Showing posts from April, 2017

THEATRE REVIEW: Out of This World ★★★

Out of This World Warwick Arts Centre Tuesday 25th May 2016
I think it’s fair to say that when we as an audience member go to watch a production, there are two types of us; those who already may know the playwright, the story, or have read reviews and therefore considered coming, and then we have those who going into a show coming devoid of what they are about to watch, so spend quite a lot of time at the beginning becoming familiar with the characters and storyline present on stage. In this instance, I consider myself more lenient of the latter side, especially quite recently, but strangely enough, for Out of This World, Mark Murphy’s newly devised show rehearsed in a school gymnasium for the last six weeks, weather you consider yourself the former or latter, you will still find yourself scratching your head for a good twenty minutes, but ultimately never let down.
The clanging of the carabineers clipping to the harnesses, and the offstage ariel team moving at rapid horizontal pace up an…

MUSICAL REVIEW: Fantastic Mr Fox ★★★

Fantastic Mr Fox Belgrade Theatre, Coventry Tuesday 18th April 2017

Based off Roald Dahl's classic children's book, the story of Fantastic Mr Fox tells the tale of the fox family and their friends, badger, mouse, and rabbit, to which this production focuses its heart on telling the friendship between them all, and does so with such warmth that it proves itself to be fantastic family fun!

The production value is clearly very high with catchy and memorable music composed by Arthur Darvill, with lyrics from himself, Darren Clark, Sam Holcroft, who is also the adapter of this production, and Al Muriel all combined to create a score and undertone to the whole production that will stick in your head after the curtain call, especially with the song 'We’ve got to Dig’ in the first act of the performance, all of this to which is then combined with the stunning lighting designed by Lee Curran. The energy from the whole cast is clear as they perform to families in the auditorium, really …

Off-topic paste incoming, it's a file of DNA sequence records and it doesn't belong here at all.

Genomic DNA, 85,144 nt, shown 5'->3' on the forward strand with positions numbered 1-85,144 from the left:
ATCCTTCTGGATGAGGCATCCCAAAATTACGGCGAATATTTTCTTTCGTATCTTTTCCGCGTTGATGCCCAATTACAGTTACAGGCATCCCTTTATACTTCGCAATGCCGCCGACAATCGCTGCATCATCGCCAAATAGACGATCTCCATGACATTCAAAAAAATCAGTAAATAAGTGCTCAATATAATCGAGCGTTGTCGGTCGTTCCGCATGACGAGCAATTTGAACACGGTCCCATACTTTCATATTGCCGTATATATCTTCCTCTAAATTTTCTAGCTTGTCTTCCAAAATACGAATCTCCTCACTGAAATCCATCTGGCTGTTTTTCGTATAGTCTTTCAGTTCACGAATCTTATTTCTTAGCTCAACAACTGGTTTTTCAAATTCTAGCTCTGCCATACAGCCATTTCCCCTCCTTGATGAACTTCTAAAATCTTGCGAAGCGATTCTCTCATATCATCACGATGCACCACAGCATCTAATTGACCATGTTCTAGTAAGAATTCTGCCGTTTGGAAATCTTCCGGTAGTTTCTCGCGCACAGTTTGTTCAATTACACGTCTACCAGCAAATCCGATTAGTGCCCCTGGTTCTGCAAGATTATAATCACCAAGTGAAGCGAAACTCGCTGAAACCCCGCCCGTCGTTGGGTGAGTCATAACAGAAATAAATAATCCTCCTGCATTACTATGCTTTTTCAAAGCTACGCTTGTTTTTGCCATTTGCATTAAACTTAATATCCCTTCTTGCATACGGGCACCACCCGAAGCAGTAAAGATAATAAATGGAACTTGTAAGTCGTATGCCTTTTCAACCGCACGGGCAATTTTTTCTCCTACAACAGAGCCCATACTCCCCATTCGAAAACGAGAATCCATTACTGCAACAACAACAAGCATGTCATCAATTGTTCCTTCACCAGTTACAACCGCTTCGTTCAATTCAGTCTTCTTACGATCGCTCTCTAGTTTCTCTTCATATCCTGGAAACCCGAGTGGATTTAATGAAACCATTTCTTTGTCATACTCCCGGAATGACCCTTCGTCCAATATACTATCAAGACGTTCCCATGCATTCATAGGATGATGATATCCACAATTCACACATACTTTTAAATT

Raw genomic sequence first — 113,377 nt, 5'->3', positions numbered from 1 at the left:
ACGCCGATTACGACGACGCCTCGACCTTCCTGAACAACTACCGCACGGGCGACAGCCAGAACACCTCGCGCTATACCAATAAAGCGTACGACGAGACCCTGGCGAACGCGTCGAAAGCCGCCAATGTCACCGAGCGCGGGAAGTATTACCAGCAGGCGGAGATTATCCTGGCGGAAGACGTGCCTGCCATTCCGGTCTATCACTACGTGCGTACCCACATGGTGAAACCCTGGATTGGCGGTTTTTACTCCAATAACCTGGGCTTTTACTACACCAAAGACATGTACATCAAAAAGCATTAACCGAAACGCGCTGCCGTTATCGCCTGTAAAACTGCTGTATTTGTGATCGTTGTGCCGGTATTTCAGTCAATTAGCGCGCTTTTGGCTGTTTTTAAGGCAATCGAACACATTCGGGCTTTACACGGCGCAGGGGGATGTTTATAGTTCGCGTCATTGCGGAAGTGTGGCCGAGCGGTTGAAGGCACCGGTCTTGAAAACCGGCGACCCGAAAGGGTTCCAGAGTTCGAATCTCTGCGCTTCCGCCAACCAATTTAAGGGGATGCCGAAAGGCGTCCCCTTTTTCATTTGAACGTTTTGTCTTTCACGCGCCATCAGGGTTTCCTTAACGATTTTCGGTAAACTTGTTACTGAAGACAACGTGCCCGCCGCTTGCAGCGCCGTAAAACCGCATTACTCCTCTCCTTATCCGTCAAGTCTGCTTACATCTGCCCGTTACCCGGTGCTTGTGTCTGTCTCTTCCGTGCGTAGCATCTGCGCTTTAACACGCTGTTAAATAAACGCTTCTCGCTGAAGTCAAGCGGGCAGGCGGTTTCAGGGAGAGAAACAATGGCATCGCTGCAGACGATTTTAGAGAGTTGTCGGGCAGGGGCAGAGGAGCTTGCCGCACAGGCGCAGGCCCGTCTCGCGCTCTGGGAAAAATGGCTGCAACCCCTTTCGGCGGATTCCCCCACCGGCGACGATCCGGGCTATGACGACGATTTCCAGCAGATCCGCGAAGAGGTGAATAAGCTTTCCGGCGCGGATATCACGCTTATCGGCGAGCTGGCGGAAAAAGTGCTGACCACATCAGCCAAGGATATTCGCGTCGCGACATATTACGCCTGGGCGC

MUSICAL REVIEW: An American in Paris ★★★

An American In Paris Dominion Theatre, London Monday 17th April 2017
I wanted to like this musical adaptation from the 1951 Gene Kelly movie, which tells the story of Jerry Mulligan, a painter who decides to stay in Paris after the war and falls in love with Lise, where he believes that she's the one, until he finds that that she is also the exact same woman that his friend Adam has to been trying to set up with their friend Henri, but ultimately I just couldn't find any love for this production, which is a bold statement, because there were moments of stunning visuals and beautiful dances, but I didn't find myself captivated by the action on stage.
There are a few factors to which this may be, from going into the show with complete high expectations as a result of 28 five star reviews for the show, feeling quite detached from the action due to my seat being up in the circle within this huge auditorium, or maybe it's because I have a very niche taste when it comes to theat…

THEATRE REVIEW: Consent ★★★★★

Consent Dorfman Theatre, The National Theatre London Thursday 13th April 2017

Set around the tale of a lady called Gayle (Heather Cranley), who is a victim of rape, Consent lets us peer into the lives of the barristers of the case, Jake (Adam James) and Tim (Pip Carter), as well as their friends and family, who include Jake’s wife Kitty (Anna Maxwell Martin), her childhood friend Zara (Daisy Haggard), and best friends Edward (Ben Chaplin) and Rachel (Priyanga Burford). What unfolds in this 2hr 20min production is an intense look into what Consent actually means to these characters, as well as how the case affects their relationships with each other.